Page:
Mayor Mario King has rounded up smartphones at City Hall.
And he reissued flip phones to department heads and other workers he thought needed them. The days of running around with that kind of expensive and unnecessary equipment may be over.
Out of a budget that is millions, he said, he expects to save thousands in the coming years, but that’s worth it.
It’s not just about the extra cost of the phone plans and employee time, he said.
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“Cellphones are one of the easiest ways to get into trouble. Emails and texts can be solicited if taxpayers are paying for them,” he said.
He started looking into city employee cellphones almost immediately. He looked at long distance calls on desk phones. He had a team look at bills and unlimited text plans. In some cases, he said, they even called numbers to see how city phones were being used.
They found a smartphone or two at the home of people who no longer worked for the city.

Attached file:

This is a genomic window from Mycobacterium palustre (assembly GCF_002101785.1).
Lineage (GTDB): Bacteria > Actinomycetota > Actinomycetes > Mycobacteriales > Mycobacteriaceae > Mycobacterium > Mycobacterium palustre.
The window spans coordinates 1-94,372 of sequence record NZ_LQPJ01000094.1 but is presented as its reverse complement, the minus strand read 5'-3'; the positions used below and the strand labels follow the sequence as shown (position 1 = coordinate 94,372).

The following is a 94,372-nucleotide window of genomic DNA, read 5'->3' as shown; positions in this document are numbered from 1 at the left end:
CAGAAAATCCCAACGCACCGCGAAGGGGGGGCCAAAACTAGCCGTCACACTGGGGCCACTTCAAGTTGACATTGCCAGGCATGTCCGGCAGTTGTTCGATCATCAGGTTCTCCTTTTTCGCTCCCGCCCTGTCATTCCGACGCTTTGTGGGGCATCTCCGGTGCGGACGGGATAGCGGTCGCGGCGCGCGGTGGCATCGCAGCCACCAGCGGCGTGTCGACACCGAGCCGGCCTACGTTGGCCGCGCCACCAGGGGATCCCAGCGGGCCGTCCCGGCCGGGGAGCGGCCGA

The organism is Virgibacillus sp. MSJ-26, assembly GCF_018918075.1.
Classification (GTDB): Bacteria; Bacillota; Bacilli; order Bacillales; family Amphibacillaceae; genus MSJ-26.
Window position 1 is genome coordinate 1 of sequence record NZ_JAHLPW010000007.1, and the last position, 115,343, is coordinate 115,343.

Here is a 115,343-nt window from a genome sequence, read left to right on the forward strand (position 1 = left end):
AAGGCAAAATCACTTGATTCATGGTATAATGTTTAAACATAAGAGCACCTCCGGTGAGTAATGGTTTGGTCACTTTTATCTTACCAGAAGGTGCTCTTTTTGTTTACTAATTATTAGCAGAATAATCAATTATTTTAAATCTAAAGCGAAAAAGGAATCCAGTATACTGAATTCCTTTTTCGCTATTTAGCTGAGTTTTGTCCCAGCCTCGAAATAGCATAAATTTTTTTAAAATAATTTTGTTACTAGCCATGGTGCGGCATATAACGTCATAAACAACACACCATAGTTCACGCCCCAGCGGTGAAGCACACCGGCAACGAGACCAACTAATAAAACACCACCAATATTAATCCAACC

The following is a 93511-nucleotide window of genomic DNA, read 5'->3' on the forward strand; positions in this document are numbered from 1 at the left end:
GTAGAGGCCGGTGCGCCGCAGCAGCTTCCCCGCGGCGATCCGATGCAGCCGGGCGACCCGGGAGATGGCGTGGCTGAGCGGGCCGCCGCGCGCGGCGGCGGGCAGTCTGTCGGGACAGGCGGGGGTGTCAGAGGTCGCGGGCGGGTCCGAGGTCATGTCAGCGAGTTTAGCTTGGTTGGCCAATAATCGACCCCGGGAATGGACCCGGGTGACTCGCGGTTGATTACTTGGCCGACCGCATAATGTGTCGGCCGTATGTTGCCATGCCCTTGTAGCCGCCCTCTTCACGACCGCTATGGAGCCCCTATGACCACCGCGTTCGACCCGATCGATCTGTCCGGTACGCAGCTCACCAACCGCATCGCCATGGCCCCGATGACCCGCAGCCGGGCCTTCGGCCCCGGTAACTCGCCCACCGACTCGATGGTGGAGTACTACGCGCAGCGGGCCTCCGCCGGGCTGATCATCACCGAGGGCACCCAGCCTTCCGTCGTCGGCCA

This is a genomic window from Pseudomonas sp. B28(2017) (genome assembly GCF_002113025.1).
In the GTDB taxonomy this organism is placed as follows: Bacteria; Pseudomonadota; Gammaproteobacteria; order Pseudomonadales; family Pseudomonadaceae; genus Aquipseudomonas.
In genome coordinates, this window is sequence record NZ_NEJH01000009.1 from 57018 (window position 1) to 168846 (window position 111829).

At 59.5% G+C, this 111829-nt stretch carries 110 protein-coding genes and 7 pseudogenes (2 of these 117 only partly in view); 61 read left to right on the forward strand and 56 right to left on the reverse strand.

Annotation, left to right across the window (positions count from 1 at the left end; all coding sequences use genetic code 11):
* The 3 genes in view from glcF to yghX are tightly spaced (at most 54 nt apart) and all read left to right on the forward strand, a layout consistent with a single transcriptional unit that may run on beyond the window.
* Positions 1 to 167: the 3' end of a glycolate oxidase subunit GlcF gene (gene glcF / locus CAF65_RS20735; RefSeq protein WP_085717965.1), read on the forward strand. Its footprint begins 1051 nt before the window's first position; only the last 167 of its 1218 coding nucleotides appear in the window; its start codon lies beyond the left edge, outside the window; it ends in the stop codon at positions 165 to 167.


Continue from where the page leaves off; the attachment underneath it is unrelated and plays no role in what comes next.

“Of course we took those,” he said.
Most of the department heads and administrators have turned in their phones. He asked for them. The city clerk didn’t need hers, he said, she stays at a desk all day. If she goes out of town to a conference, she can use her personal phone, he said.
Parks and Recreation has a nice camera it uses, so here’s no need for a phone that takes pictures. But they need to stay in touch. They got a flip phone.
Building inspectors will keep their iPhones. King was satisfied that the ability to email photos, set up files and transfer information from the job site saves time and money.
Meter readers can use their walkie-talkies, he said. They have a supervisor in the main office to stay in touch with. The director of economic development got a flip phone.
He did a needs assessment. Action was immediate.
Time management was a huge part of it, he said. But money was the incentive.
“It’s bigger than cellphones,” he said. “I implemented long distance codes. There were people using city phones to make personal calls. It’s against the law to use taxpayers money for that. Now each employee has a long distance code so we can track individual use.”
“I think there was no checks and balances with the system. I really don’t blame that on one individual.”
“No complaints,” he said. “I have had some strong players in this organization who have been an asset in getting this done.”